Military Chief: Iran Made ‘Big Mistake’ in Shipping Attack Which Killed Briton

August 5, 2021 Updated: August 5, 2021

Iran’s reckless behaviour risks triggering a “disastrous” escalation of hostilities in the Middle East, the head of the British military has said.

Chief of the Defence Staff General Sir Nick Carter said Iran made a “big mistake” when it targeted the Mercer Street tanker, killing a Briton and a Romanian.

The drone attack on July 29 off the coast of Oman led to international condemnation of Iran after the UK, United States, and Israel pinned the blame on Tehran.

Carter told BBC Radio 4’s Today programme: “What we need to be doing, fundamentally, is calling out Iran for its very reckless behaviour.

“They made a big mistake on the attack they did against the Mercer Street vessel last week because, of course, that has very much internationalised the state of play in the Gulf.”

He added: “Ultimately, we have got to restore deterrence because it is behaviour like that which leads to escalation, and that could very easily lead to miscalculation and that would be very disastrous for all the peoples of the Gulf and the international community.”

Carter’s comments came shortly after another incident in the waters around Oman.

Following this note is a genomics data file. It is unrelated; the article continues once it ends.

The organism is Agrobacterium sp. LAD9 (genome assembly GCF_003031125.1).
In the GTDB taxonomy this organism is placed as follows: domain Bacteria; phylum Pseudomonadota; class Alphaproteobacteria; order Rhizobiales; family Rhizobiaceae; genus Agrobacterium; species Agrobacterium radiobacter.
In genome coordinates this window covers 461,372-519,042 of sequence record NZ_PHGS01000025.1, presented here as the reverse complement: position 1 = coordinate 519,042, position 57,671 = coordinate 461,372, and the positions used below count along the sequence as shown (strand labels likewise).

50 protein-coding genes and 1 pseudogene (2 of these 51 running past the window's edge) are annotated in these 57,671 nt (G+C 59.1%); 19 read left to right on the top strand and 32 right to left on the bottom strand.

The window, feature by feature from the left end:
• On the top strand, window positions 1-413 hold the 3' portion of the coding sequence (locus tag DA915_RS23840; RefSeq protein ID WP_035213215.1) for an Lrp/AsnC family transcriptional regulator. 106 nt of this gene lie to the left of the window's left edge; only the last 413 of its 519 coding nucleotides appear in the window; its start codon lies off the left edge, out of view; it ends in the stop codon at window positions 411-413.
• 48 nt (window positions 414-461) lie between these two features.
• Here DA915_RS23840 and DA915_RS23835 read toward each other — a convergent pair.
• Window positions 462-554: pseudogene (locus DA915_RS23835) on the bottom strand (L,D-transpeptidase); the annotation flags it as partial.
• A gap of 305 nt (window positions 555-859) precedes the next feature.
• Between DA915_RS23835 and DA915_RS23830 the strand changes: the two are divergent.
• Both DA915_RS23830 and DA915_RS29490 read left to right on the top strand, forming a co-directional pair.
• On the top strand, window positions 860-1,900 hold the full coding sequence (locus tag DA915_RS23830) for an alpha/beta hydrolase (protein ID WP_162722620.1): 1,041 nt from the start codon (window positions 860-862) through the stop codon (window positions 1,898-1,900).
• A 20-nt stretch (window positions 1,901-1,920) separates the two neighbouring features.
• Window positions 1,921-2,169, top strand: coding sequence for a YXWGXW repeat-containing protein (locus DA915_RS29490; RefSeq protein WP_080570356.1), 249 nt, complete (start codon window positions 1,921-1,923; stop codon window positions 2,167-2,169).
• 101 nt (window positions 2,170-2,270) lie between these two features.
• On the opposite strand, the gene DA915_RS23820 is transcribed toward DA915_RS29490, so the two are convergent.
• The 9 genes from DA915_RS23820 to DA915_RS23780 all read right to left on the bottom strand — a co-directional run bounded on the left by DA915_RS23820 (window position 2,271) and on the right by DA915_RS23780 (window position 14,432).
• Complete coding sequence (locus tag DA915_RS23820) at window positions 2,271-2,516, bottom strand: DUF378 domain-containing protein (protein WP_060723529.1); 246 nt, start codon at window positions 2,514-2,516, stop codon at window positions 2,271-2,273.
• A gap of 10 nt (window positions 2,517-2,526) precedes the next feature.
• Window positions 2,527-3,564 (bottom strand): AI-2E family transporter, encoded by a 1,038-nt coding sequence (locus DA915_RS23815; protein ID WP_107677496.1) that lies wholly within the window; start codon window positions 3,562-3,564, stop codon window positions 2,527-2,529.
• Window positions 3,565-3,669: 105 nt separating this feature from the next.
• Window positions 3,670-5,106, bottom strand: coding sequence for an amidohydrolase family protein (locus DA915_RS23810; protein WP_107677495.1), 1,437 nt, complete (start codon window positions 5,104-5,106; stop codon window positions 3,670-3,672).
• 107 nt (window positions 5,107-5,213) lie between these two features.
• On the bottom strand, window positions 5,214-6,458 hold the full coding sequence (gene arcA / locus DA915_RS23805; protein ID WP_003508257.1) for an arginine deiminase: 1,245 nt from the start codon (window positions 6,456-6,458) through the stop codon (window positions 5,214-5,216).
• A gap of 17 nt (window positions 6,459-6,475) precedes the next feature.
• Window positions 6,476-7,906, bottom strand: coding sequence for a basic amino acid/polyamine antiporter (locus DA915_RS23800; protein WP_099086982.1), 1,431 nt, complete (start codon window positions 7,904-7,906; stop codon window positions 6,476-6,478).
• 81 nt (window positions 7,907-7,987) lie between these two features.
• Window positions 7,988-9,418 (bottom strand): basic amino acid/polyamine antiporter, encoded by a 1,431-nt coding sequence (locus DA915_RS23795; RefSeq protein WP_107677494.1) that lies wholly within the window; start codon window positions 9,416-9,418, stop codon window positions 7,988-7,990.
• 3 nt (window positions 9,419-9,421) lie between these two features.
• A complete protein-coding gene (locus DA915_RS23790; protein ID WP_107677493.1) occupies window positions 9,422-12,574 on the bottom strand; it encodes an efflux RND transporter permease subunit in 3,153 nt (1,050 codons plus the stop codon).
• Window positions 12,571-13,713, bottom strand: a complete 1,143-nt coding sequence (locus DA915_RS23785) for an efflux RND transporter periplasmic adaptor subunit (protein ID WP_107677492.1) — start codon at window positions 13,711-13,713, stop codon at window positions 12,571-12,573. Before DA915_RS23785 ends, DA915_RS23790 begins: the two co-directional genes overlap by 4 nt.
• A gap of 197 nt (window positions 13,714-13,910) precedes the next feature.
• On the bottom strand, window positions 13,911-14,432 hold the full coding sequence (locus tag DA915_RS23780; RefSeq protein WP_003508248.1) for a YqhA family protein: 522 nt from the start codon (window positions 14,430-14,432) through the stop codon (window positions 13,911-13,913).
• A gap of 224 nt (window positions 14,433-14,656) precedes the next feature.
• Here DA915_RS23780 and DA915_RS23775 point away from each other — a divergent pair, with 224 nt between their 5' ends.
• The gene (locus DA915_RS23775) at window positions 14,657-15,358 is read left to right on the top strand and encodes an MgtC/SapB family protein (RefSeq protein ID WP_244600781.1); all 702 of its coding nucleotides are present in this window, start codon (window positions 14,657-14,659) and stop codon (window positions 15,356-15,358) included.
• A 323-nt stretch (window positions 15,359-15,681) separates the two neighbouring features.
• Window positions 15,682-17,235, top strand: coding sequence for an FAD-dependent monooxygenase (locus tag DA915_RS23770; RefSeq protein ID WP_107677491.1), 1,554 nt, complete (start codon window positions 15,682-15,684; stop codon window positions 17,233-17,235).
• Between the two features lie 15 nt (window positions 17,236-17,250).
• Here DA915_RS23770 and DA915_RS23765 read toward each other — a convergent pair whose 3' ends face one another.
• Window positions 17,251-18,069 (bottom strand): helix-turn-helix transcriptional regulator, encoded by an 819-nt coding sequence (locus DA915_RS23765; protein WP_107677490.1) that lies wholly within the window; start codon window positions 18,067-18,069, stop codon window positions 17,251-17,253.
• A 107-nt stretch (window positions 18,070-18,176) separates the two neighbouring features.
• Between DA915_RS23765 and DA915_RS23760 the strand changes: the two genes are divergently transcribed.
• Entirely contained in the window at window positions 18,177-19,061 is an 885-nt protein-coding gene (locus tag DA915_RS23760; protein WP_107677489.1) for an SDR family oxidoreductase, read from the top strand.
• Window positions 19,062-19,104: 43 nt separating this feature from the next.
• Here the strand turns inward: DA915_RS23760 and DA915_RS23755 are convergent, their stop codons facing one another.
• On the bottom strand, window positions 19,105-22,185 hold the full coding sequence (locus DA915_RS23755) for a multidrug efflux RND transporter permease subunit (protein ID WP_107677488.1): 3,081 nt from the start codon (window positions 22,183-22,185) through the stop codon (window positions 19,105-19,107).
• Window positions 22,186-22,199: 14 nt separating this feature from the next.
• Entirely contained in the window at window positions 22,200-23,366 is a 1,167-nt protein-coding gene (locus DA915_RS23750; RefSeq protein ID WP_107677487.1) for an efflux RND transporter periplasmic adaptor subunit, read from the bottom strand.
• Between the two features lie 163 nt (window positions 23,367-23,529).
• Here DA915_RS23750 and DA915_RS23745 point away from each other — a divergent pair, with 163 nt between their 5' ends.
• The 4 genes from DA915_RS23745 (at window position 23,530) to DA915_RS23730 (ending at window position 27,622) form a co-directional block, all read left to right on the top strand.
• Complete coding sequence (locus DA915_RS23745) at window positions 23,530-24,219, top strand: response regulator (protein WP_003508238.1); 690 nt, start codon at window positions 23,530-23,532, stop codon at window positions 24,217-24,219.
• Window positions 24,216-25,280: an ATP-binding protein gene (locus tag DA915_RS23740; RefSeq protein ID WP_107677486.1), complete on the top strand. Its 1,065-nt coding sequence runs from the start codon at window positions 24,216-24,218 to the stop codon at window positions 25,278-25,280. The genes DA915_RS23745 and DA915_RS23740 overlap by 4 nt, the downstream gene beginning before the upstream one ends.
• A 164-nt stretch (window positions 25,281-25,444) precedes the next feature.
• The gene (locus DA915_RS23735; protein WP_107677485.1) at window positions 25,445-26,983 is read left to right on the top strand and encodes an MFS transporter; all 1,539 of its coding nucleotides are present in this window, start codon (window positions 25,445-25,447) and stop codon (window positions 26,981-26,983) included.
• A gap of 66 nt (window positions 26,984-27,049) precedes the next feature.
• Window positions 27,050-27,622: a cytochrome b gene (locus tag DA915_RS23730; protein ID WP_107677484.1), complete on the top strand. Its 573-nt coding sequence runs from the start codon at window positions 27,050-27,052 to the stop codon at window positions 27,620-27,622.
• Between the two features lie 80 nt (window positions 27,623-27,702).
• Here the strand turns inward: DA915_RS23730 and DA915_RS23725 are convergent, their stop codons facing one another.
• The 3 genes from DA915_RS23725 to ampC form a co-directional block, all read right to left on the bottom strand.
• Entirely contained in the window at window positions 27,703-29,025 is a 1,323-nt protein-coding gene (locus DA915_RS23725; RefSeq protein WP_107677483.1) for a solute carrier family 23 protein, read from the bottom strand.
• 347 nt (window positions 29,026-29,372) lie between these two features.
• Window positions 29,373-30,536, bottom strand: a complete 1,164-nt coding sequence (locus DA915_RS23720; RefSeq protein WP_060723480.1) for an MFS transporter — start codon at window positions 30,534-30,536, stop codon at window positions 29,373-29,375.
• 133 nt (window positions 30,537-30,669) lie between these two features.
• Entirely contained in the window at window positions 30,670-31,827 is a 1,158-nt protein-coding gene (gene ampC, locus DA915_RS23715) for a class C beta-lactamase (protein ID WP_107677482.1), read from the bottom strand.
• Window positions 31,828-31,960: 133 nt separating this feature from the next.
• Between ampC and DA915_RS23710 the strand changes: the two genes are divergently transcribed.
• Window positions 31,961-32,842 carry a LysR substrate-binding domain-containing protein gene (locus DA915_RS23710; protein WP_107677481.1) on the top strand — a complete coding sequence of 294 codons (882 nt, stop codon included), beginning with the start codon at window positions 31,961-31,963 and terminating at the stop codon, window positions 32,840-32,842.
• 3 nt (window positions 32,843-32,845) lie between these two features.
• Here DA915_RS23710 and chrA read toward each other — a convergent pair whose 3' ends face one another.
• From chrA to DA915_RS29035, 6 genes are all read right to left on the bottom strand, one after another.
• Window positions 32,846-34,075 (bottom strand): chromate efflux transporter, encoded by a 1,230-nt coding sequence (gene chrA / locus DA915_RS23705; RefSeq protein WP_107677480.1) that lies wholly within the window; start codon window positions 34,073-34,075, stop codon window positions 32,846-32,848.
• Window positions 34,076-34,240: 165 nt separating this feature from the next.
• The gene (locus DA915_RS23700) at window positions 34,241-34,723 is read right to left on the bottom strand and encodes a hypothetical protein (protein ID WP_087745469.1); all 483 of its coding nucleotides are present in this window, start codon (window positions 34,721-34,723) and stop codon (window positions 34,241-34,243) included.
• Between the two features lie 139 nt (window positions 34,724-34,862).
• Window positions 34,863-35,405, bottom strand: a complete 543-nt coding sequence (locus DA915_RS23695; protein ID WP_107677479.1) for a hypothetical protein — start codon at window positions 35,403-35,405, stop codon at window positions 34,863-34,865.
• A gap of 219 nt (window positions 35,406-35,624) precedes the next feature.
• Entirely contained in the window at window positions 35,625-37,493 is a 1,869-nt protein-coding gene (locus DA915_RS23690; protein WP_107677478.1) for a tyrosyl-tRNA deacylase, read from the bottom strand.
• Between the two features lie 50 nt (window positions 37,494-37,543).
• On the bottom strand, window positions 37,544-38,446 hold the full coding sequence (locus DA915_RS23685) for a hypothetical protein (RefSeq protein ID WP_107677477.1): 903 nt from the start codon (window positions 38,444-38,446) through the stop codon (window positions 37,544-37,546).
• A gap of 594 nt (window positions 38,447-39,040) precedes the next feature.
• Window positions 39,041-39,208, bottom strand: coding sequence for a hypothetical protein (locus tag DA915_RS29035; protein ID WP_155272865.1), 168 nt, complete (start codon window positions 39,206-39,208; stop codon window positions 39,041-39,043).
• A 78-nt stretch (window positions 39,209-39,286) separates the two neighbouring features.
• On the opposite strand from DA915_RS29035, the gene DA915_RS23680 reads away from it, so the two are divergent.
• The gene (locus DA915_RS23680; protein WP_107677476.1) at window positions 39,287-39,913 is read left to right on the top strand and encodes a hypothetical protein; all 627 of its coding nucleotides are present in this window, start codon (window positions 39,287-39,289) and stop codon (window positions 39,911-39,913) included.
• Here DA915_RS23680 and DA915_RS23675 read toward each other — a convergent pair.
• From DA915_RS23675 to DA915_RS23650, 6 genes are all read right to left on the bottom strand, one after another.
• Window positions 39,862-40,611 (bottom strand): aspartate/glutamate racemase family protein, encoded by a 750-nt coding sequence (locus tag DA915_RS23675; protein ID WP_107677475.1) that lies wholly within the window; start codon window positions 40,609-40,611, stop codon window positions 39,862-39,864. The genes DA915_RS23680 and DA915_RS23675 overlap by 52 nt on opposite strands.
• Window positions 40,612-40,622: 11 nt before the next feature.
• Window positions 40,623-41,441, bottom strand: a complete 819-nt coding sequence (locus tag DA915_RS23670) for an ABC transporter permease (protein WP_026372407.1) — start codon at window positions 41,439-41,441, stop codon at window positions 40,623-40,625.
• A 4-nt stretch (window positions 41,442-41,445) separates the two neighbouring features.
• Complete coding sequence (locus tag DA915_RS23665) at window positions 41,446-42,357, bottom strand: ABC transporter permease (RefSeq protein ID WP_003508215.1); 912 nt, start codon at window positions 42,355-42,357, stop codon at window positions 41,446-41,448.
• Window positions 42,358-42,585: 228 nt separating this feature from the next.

Hijackers were believed to have seized a vessel off the coast of the United Arab Emirates in the Gulf of Oman.

They subsequently appeared to have left the ship, with the Royal Navy’s United Kingdom Maritime Trade Operations (UKMTO) organisation reporting that the incident, which it had described as a “potential hijack” was “complete.”

“The vessel is safe,” the group said, without identifying the ship.

Shipping authority Lloyd’s List and maritime intelligence firm Dryad Global had identified the hijacked vessel as Panama-flagged asphalt tanker Asphalt Princess.

Satellite-tracking data for the Asphalt Princess had showed it gradually heading towards Iranian waters early on Wednesday.

But it stopped and changed course back towards Oman, just before the UKMTO made its statement.

Over the past few years, commercial shipping in vital Persian Gulf waterways has increasingly been targeted, amid continued tensions between Iran and the West over its activities in the Middle East and Tehran’s fragile nuclear deal.

Apparently responding to Tuesday’s ship seizure, Iranian foreign ministry spokesman Saeed Khatibzadeh described recent maritime attacks in the Persian Gulf as “completely suspicious” and denied that Tehran played any role.

The Gulf of Oman is near the Strait of Hormuz, the narrow mouth of the Persian Gulf through which a fifth of all oil passes.

Fujairah, on the UAE’s eastern coast, is a main port in the region for ships to take on new oil cargo, pick up supplies or trade out crew.

For the past two years, the waters off Fujairah have seen a series of explosions and hijackings.

Carter said the UK will work with allies to decide the best way of providing protection to shipping in the region, but a return to a system of convoys escorted by warships “may not necessarily be the right method.”

Meanwhile, Foreign Secretary Dominic Raab said the UK, Romania, and Liberia—whose flag the Mercer Street was sailing under—have written to the president of the UN Security Council to raise the issue.

“The Council must respond to Iran’s destabilising actions and lack of respect for international law,” Raab said.

By David Hughes